BOSTON—The thalidomide(Drug information on thalidomide) analogue lenalidomide (Revlimid), which is approved for use in multiple myeloma and in certain myelodysplastic syndromes, is associated with skin reactions, mainly rashes and pruritus. Kathleen Finn, RNC, ANP, director of the clinical trials program at Boston University Medical Center, says that such problems can be successfully managed if patients are encouraged to report skin reactions promptly and if clinical assessment and management are fairly aggressive. Ms. Finn worked with lenalidomide as part of a clinical trial in patients with amyloid light chain amyloidosis (ALA).
“Skin reactions associated with Revlimid in ALA can be effectively treated with prompt management using overthe- counter [OTC] antihistamines and steroid creams,” Ms. Finn said at the Oncology Nursing Society 31st Annual Congress (abstract 4). “Oncology nurses involved with clinical studies have a unique opportunity to observe adverse events and a responsibility to share their observations to positively impact patient care.”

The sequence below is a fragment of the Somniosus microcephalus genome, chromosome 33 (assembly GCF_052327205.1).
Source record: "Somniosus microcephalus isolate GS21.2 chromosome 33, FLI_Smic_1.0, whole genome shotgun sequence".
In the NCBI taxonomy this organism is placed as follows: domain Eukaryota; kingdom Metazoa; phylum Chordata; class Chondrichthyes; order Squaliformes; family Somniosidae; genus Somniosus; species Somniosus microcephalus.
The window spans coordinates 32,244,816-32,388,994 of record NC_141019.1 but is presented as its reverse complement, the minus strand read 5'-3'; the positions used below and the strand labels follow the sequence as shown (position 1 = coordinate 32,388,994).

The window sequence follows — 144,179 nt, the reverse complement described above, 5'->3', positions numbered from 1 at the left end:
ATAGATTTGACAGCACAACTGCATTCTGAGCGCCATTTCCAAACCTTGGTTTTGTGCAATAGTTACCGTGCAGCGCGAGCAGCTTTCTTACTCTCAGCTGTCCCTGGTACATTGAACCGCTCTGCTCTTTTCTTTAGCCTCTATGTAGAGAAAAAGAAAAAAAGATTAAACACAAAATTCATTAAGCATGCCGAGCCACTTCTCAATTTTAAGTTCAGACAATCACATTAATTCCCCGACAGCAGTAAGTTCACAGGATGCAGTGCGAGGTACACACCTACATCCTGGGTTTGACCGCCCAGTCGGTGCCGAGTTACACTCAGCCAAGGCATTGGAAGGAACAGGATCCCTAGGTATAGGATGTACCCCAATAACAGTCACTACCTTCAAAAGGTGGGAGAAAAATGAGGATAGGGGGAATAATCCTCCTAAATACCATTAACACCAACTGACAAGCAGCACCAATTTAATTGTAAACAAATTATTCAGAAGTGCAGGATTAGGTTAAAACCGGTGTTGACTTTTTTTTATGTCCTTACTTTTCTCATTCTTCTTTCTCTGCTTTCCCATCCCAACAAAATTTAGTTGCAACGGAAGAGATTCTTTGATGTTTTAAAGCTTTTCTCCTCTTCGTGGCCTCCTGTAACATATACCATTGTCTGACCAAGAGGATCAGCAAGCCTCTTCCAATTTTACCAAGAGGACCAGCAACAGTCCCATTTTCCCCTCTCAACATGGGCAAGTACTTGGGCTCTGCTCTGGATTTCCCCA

The phase II clinical trial compared lenalidomide alone to lenalidomide with dexamethasone(Drug information on dexamethasone) in 33 patients with ALA. Of these, two had a complete remission on lenalidomide alone and six on lenalidomide plus dexamethasone (24%).
“Responses were sometimes not seen until after nine cycles of therapy, and to keep them on therapy was a challenge,” Ms. Finn said. “We observed grade 1-3 rashes in 52% of patients.” These were typically maculopapular eruptions occurring frequently on the extremities, but also on the face and trunk, she said. Pruritus accompanied rash in 57% of patients. The rash lasted a median of 8 days (range, 1 to 22 days).
“We asked patients to describe symptoms over the phone. We also asked them to take digital photos of their lesions and email them to us,” Ms. Finn said. Patients who developed skin problems over more than half of the body were referred immediately to a local dermatologist.
Ms. Finn told ONI that the key to controlling skin problems is a thorough patient education program before treatment that includes photos illustrating the various skin problems that may develop. The investigators encouraged patients to report skin reactions promptly by telephone, and patients knew in advance how treatment would proceed (see Table). Diphenhydramine(Drug information on diphenhydramine) 25 to 50 mg every 6 hours and topical OTC steroids were used to treat rashes and scalp itch.
If lenalidomide was interrupted due to skin problems, prophylactic diphenhydramine was used when treatment was resumed and sometimes with subsequent cycles. With this approach, only two of three patients who developed grade 3 desquamating rash had to stop treatment.